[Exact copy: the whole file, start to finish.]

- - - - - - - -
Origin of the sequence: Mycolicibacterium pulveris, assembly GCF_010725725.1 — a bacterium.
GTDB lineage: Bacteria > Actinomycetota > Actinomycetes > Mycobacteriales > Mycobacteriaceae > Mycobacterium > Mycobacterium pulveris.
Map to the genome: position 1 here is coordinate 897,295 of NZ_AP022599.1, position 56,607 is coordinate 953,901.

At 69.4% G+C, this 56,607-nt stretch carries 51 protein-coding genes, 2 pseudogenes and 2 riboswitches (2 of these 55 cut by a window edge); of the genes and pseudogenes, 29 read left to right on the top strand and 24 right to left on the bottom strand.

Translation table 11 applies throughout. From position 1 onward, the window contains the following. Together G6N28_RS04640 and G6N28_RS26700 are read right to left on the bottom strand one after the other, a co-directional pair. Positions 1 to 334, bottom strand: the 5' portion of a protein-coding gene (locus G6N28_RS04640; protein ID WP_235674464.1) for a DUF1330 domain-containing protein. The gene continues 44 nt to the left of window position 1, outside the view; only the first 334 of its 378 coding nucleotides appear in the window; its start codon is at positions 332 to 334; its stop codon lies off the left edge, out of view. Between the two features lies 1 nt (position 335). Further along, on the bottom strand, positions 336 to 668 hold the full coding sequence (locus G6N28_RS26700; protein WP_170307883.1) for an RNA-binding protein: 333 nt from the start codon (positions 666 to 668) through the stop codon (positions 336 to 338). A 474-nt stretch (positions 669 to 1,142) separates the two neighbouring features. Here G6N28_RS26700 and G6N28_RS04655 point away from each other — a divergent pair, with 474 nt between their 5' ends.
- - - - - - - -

Origin of the sequence: Mycolicibacterium pulveris, assembly GCF_010725725.1 — a bacterium.
GTDB lineage: Bacteria > Actinomycetota > Actinomycetes > Mycobacteriales > Mycobacteriaceae > Mycobacterium > Mycobacterium pulveris.
Map to the genome: position 1 here is coordinate 897,295 of NZ_AP022599.1, position 56,607 is coordinate 953,901.

At 69.4% G+C, this 56,607-nt stretch carries 51 protein-coding genes, 2 pseudogenes and 2 riboswitches (2 of these 55 cut by a window edge); of the genes and pseudogenes, 29 read left to right on the top strand and 24 right to left on the bottom strand.

Translation table 11 applies throughout. From position 1 onward, the window contains the following. Together G6N28_RS04640 and G6N28_RS26700 are read right to left on the bottom strand one after the other, a co-directional pair. Positions 1 to 334, bottom strand: the 5' portion of a protein-coding gene (locus G6N28_RS04640; protein ID WP_235674464.1) for a DUF1330 domain-containing protein. The gene continues 44 nt to the left of window position 1, outside the view; only the first 334 of its 378 coding nucleotides appear in the window; its start codon is at positions 332 to 334; its stop codon lies off the left edge, out of view. Between the two features lies 1 nt (position 335). Further along, on the bottom strand, positions 336 to 668 hold the full coding sequence (locus G6N28_RS26700; protein WP_170307883.1) for an RNA-binding protein: 333 nt from the start codon (positions 666 to 668) through the stop codon (positions 336 to 338). A 474-nt stretch (positions 669 to 1,142) separates the two neighbouring features. Here G6N28_RS26700 and G6N28_RS04655 point away from each other — a divergent pair, with 474 nt between their 5' ends.